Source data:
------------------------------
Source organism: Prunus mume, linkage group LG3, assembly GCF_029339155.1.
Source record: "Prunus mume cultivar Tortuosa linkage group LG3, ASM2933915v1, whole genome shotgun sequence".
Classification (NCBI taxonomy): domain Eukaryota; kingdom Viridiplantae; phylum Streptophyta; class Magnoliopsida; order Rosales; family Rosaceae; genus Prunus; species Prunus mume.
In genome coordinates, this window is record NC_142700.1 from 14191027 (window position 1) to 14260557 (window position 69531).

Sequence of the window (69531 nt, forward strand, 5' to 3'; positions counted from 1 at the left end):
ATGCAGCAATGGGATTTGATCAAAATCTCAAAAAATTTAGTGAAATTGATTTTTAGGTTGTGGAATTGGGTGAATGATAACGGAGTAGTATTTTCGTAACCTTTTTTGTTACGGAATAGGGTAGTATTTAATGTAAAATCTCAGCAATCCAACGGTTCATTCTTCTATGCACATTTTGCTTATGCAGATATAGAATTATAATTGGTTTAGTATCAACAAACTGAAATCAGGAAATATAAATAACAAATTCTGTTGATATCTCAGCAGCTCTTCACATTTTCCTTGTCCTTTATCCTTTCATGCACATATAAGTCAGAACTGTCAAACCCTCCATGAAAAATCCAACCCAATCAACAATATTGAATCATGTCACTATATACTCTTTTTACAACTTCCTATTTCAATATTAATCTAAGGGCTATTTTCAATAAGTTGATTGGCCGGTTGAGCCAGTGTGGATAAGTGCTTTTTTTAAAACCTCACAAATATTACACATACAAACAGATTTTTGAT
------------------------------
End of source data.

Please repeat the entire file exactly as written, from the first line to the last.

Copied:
Source organism: Prunus mume, linkage group LG3, assembly GCF_029339155.1.
Source record: "Prunus mume cultivar Tortuosa linkage group LG3, ASM2933915v1, whole genome shotgun sequence".
Classification (NCBI taxonomy): domain Eukaryota; kingdom Viridiplantae; phylum Streptophyta; class Magnoliopsida; order Rosales; family Rosaceae; genus Prunus; species Prunus mume.
In genome coordinates, this window is record NC_142700.1 from 14191027 (window position 1) to 14260557 (window position 69531).

Sequence of the window (69531 nt, forward strand, 5' to 3'; positions counted from 1 at the left end):
ATGCAGCAATGGGATTTGATCAAAATCTCAAAAAATTTAGTGAAATTGATTTTTAGGTTGTGGAATTGGGTGAATGATAACGGAGTAGTATTTTCGTAACCTTTTTTGTTACGGAATAGGGTAGTATTTAATGTAAAATCTCAGCAATCCAACGGTTCATTCTTCTATGCACATTTTGCTTATGCAGATATAGAATTATAATTGGTTTAGTATCAACAAACTGAAATCAGGAAATATAAATAACAAATTCTGTTGATATCTCAGCAGCTCTTCACATTTTCCTTGTCCTTTATCCTTTCATGCACATATAAGTCAGAACTGTCAAACCCTCCATGAAAAATCCAACCCAATCAACAATATTGAATCATGTCACTATATACTCTTTTTACAACTTCCTATTTCAATATTAATCTAAGGGCTATTTTCAATAAGTTGATTGGCCGGTTGAGCCAGTGTGGATAAGTGCTTTTTTTAAAACCTCACAAATATTACACATACAAACAGATTTTTGAT